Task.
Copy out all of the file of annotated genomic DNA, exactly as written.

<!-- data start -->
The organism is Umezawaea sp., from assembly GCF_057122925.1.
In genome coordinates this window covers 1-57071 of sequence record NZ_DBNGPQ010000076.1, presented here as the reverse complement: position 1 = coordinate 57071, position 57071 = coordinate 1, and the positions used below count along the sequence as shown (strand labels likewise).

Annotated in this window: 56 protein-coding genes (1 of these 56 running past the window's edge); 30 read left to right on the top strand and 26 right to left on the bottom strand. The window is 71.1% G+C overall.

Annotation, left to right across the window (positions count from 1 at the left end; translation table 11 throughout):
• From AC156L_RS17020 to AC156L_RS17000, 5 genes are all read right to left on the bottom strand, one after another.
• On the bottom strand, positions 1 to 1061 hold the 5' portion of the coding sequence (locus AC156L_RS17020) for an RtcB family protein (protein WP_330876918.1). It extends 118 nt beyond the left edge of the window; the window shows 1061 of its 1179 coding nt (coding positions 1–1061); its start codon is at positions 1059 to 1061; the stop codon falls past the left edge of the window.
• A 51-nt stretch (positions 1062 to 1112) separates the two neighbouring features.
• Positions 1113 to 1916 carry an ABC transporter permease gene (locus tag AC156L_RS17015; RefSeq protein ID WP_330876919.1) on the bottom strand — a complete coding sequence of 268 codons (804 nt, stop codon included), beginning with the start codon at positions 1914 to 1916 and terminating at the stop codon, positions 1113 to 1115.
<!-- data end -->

The organism is Umezawaea sp., from assembly GCF_057122925.1.
In genome coordinates this window covers 1-57071 of sequence record NZ_DBNGPQ010000076.1, presented here as the reverse complement: position 1 = coordinate 57071, position 57071 = coordinate 1, and the positions used below count along the sequence as shown (strand labels likewise).

Annotated in this window: 56 protein-coding genes (1 of these 56 running past the window's edge); 30 read left to right on the top strand and 26 right to left on the bottom strand. The window is 71.1% G+C overall.

Annotation, left to right across the window (positions count from 1 at the left end; translation table 11 throughout):
• From AC156L_RS17020 to AC156L_RS17000, 5 genes are all read right to left on the bottom strand, one after another.
• On the bottom strand, positions 1 to 1061 hold the 5' portion of the coding sequence (locus AC156L_RS17020) for an RtcB family protein (protein WP_330876918.1). It extends 118 nt beyond the left edge of the window; the window shows 1061 of its 1179 coding nt (coding positions 1–1061); its start codon is at positions 1059 to 1061; the stop codon falls past the left edge of the window.
• A 51-nt stretch (positions 1062 to 1112) separates the two neighbouring features.
• Positions 1113 to 1916 carry an ABC transporter permease gene (locus tag AC156L_RS17015; RefSeq protein ID WP_330876919.1) on the bottom strand — a complete coding sequence of 268 codons (804 nt, stop codon included), beginning with the start codon at positions 1914 to 1916 and terminating at the stop codon, positions 1113 to 1115.